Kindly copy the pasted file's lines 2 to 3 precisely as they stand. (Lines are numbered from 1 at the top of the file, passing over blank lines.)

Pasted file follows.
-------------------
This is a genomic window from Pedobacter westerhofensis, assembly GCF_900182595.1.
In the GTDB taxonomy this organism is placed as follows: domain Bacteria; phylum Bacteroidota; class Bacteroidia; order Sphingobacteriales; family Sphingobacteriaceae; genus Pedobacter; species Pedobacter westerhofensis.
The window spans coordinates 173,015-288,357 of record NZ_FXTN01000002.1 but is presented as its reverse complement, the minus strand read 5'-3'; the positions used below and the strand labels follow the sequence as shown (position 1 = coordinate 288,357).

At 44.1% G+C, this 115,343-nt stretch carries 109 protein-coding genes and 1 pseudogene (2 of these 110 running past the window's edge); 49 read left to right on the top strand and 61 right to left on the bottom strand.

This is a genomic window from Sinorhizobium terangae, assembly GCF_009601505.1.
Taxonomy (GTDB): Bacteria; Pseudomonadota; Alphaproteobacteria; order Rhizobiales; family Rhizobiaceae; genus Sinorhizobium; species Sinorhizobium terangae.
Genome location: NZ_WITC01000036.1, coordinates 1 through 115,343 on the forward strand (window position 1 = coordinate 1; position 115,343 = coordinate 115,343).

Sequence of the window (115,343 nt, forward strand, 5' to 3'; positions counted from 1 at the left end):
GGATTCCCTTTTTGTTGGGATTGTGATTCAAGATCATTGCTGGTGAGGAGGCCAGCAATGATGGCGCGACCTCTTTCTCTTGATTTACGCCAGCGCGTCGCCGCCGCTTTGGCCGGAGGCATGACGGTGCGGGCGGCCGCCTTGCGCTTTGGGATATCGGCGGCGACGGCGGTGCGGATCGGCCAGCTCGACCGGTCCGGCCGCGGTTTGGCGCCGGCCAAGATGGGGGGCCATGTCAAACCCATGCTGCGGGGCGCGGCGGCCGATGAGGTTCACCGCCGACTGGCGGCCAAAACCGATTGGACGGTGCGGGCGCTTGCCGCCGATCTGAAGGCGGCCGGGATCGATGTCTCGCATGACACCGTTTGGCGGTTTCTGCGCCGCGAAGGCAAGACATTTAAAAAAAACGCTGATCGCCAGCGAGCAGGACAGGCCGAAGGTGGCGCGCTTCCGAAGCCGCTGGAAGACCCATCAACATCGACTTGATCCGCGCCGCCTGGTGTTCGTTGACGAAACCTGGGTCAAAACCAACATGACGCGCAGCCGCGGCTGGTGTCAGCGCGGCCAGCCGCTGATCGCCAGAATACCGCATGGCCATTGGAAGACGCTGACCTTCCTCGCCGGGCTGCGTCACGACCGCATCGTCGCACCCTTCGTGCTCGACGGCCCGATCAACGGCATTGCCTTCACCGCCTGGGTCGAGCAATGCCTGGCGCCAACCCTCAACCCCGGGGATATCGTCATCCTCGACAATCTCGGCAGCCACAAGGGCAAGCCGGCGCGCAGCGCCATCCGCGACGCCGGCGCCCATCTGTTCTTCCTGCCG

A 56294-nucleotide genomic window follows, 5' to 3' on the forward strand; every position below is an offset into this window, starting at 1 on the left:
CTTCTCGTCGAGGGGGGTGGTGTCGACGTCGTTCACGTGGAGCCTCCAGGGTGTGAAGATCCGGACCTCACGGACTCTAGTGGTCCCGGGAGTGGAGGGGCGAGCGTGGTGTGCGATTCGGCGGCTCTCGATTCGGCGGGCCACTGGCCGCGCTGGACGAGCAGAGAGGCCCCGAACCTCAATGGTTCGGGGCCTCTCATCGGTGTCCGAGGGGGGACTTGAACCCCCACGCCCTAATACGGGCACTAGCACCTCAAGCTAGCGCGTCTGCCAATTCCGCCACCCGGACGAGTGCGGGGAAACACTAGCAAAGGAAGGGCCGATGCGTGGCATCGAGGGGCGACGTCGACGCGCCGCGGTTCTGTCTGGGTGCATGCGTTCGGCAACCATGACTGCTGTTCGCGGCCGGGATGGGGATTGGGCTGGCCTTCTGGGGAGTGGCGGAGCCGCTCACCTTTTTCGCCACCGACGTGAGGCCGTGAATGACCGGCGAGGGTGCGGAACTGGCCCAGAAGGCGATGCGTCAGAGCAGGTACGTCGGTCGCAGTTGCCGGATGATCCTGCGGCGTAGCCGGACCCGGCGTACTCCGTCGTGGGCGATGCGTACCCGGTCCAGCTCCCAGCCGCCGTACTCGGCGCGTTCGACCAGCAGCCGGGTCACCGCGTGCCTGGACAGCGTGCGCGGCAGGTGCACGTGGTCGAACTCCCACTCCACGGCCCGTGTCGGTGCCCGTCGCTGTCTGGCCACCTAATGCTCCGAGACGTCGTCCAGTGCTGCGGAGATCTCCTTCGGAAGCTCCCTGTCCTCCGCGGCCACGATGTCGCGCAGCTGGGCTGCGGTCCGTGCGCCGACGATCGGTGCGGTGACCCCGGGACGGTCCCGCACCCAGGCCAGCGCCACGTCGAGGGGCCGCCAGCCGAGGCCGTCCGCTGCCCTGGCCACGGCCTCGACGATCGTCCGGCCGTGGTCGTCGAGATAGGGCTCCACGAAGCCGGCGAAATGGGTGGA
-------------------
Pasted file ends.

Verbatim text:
In the GTDB taxonomy this organism is placed as follows: domain Bacteria; phylum Bacteroidota; class Bacteroidia; order Sphingobacteriales; family Sphingobacteriaceae; genus Pedobacter; species Pedobacter westerhofensis.
The window spans coordinates 173,015-288,357 of record NZ_FXTN01000002.1 but is presented as its reverse complement, the minus strand read 5'-3'; the positions used below and the strand labels follow the sequence as shown (position 1 = coordinate 288,357).